On the final episode of The X Factor UK's eleventh series, Trainor performed the song with finalists Andrea Faustini, Fleur East and Ben Haenow.[152] She included "All About That Bass" on the setlists of her 2015 That Bass and MTrain concert tours, as well as her 2016 The Untouchable Tour.[153][154][155] Trainor reprised the song on November 22, 2018, while wearing "a glittery jersey and sparkly blue pants" at a Dallas Cowboys and Washington Redskins game, which launched The Salvation Army's 128th annual Red Kettle Campaign.[156] She also performed it while headlining the Philadelphia Welcome America Festival as part of the 2019 Fourth of July celebrations.[157] On January 8, 2020, Trainor sang the lyrics of "All About That Bass" over the "creeping, insidious beat" of Billie Eilish's "Bad Guy" (2019) for BBC Radio 1's game "Your Lyrics Different Song", which Billboard's Glenn Rowley considered an impressive and successful rendition.[158]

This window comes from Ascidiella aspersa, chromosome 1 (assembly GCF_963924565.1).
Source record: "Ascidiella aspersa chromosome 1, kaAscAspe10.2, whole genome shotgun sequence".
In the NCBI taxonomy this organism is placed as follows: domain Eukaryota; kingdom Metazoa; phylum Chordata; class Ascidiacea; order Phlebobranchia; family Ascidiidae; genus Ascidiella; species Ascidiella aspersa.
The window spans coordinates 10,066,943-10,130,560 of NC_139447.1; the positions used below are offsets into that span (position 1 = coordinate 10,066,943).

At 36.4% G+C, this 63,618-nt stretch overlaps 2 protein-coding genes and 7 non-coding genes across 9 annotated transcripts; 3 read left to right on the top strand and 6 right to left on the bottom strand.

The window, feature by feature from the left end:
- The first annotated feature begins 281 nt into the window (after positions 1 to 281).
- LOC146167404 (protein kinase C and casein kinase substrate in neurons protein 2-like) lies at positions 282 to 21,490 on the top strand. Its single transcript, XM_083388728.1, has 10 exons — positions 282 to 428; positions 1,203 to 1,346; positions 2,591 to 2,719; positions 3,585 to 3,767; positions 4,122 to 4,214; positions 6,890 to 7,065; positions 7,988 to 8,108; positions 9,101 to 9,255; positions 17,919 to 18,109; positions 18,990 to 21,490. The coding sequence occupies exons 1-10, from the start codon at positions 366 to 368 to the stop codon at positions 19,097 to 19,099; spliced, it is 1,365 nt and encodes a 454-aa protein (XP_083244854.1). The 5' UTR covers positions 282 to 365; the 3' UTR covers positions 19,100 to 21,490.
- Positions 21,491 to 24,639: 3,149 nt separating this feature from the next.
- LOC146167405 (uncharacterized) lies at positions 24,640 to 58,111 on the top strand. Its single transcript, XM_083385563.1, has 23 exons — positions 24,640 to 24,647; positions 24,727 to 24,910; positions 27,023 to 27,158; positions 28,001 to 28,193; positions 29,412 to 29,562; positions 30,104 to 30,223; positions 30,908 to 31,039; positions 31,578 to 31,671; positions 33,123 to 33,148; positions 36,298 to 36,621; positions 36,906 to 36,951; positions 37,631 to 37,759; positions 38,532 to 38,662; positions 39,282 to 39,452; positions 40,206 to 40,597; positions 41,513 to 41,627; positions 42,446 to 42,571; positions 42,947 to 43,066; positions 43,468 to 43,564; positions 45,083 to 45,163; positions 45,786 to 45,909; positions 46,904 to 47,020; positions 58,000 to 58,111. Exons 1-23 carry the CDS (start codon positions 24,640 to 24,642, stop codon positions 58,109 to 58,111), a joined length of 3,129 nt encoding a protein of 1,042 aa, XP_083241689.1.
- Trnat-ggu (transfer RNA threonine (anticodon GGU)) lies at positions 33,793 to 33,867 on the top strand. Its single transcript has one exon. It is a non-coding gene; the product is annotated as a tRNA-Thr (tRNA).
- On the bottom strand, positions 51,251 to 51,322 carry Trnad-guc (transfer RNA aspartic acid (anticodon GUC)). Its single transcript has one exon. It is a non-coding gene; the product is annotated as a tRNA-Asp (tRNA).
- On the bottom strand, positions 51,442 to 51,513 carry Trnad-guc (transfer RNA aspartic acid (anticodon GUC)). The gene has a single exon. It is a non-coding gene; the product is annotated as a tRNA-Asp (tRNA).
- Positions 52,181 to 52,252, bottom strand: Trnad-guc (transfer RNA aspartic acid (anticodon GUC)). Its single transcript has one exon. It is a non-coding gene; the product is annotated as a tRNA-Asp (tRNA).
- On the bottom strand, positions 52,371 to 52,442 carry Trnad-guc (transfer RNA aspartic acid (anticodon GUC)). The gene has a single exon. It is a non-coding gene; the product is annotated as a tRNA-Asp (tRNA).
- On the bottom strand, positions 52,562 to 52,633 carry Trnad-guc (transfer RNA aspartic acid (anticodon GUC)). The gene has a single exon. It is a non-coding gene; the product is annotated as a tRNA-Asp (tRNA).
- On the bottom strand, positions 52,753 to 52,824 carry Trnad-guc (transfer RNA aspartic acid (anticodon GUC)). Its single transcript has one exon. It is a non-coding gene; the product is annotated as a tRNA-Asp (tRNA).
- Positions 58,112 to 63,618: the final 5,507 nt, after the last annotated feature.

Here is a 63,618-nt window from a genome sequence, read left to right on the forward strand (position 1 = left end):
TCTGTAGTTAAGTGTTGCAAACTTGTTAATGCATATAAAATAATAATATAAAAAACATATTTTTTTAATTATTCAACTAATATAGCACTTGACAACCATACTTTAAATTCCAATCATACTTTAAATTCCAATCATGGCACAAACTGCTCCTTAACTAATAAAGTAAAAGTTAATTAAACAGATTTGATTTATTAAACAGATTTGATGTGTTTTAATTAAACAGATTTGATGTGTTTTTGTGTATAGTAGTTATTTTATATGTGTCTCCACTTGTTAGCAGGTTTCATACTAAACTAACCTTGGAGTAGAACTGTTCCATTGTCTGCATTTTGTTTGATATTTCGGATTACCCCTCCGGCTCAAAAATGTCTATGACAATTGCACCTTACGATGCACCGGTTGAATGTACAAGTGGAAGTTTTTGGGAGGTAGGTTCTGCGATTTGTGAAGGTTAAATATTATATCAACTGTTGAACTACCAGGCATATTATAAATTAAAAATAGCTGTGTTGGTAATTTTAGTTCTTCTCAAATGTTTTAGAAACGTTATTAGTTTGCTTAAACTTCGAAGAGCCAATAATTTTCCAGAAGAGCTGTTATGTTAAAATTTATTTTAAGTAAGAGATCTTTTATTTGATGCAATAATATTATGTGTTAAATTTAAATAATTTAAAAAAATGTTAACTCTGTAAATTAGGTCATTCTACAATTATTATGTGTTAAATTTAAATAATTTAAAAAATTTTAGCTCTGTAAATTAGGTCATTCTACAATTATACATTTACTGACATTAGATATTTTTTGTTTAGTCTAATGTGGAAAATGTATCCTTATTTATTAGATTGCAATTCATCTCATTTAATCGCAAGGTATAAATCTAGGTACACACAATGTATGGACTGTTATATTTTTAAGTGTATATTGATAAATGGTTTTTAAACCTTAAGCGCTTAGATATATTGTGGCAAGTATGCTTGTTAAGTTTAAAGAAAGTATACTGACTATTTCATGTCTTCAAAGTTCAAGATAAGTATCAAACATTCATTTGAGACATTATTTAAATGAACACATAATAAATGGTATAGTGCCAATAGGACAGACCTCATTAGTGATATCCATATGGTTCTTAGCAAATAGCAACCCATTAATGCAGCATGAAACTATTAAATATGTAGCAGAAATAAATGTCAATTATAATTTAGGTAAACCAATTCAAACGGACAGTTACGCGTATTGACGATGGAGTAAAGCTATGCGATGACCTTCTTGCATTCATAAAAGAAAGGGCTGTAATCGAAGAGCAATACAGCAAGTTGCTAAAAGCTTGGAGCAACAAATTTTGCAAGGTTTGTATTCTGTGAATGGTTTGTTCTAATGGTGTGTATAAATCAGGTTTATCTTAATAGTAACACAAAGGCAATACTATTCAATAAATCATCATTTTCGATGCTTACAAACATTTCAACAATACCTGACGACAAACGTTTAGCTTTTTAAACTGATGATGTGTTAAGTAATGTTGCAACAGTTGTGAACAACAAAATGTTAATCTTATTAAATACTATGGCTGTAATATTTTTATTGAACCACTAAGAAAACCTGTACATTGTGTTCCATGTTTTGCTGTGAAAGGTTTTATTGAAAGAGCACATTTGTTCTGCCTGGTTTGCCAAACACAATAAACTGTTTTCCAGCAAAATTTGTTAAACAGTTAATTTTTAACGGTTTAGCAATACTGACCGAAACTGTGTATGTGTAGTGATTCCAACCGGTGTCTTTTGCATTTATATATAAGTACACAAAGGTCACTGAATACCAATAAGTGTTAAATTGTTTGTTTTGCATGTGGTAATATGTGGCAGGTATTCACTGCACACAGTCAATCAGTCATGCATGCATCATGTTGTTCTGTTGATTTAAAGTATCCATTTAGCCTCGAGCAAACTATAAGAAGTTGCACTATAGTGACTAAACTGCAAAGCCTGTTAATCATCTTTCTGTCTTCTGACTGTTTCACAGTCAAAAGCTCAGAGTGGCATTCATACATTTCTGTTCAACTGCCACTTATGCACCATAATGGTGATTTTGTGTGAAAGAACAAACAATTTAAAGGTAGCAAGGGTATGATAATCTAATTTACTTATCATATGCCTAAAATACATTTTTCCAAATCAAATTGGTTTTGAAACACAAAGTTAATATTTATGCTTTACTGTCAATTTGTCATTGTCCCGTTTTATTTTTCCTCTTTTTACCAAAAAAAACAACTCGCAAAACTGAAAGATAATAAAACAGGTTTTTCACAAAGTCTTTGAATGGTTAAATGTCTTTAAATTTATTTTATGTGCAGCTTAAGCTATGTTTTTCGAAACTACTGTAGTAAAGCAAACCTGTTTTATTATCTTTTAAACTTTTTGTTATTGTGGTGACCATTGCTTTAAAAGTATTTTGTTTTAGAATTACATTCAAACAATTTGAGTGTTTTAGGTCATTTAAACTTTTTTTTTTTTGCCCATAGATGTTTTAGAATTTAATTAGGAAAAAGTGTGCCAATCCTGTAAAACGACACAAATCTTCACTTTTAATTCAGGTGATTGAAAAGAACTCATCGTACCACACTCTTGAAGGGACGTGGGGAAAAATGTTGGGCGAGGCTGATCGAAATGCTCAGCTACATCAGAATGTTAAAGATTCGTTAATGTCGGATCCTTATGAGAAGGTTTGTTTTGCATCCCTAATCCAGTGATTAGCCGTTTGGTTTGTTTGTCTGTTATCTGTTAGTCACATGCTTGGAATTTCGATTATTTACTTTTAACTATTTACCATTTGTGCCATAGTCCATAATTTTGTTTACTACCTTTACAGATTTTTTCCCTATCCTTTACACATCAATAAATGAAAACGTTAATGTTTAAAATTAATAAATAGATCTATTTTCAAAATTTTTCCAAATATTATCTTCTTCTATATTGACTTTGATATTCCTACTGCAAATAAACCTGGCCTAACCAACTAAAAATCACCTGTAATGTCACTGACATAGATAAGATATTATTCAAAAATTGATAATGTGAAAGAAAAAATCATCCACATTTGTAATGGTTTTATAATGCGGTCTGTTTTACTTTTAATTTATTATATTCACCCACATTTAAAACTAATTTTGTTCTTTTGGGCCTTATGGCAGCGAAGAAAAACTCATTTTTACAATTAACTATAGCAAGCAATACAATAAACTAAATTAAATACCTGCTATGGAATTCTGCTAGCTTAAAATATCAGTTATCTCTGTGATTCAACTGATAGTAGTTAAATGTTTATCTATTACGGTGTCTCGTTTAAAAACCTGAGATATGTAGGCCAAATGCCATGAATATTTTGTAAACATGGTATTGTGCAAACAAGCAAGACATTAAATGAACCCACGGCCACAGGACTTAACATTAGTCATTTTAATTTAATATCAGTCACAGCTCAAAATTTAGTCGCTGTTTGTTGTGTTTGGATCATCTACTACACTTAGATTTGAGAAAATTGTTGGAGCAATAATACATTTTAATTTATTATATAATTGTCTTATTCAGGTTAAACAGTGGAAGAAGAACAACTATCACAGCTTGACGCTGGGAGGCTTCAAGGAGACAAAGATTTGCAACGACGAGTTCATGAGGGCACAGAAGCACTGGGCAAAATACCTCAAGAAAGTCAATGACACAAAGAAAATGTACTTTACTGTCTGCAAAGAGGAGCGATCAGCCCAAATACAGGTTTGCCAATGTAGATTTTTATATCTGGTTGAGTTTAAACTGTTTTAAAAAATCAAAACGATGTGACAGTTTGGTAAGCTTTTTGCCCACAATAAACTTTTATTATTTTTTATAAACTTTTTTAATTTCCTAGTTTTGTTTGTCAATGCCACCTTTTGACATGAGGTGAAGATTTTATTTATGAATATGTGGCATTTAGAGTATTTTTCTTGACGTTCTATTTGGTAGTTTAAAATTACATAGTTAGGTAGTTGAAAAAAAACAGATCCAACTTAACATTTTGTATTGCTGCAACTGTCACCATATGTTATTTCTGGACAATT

Cultural impact[edit]

Josh Duboff of Vanity Fair stated "All About That Bass" achieved "pop-cultural touchstone-status" while The New York Times's Joe Coscarelli called it "a cultural phenomenon".[6][159] Vogue cited the song's impact and said in a 2014 article; "We're Officially in the Era of the Big Booty".[52][160] Steven J. Horowitz of Billboard wrote "All About That Bass", along with Jennifer Lopez's "Booty" (2014), helped "booty records" make a commercial return to the mainstream.[161] The song's stay at number one in the United Kingdom coincided with the number-three debut of Nicki Minaj's "Anaconda", which The Guardian and The Independent dubbed "the battle of the booty songs".[162][163] Rolling Stone's Steve Knopper wrote; "if we assume the latest sing-about-your-butt trend in pop music has finally reached its, uh, conclusion, the unquestionable winner is Meghan Trainor's 'All About That Bass'".[164] According to Sullivan, the three songs reflect a change in pop culture, in which female artists frequently endured criticism from society for their weight,[9] while Adegoke wrote the songs helped curves reach culture's forefront.[53] In November, American company Booty Pop reported a 47% increase in demand; New York doctor Matthew Schulman told Billboard demand for Brazilian buttock augmentation surgery had risen by 25% at his practice in 2014, and Boston entrepreneur and gym instructor Kelly Brabants stated she experienced a waiting list for her Booty by Brabants class because "it's not about being stick-thin anymore, every girl now wants a booty"; Billboard attributed this to the three songs.[165]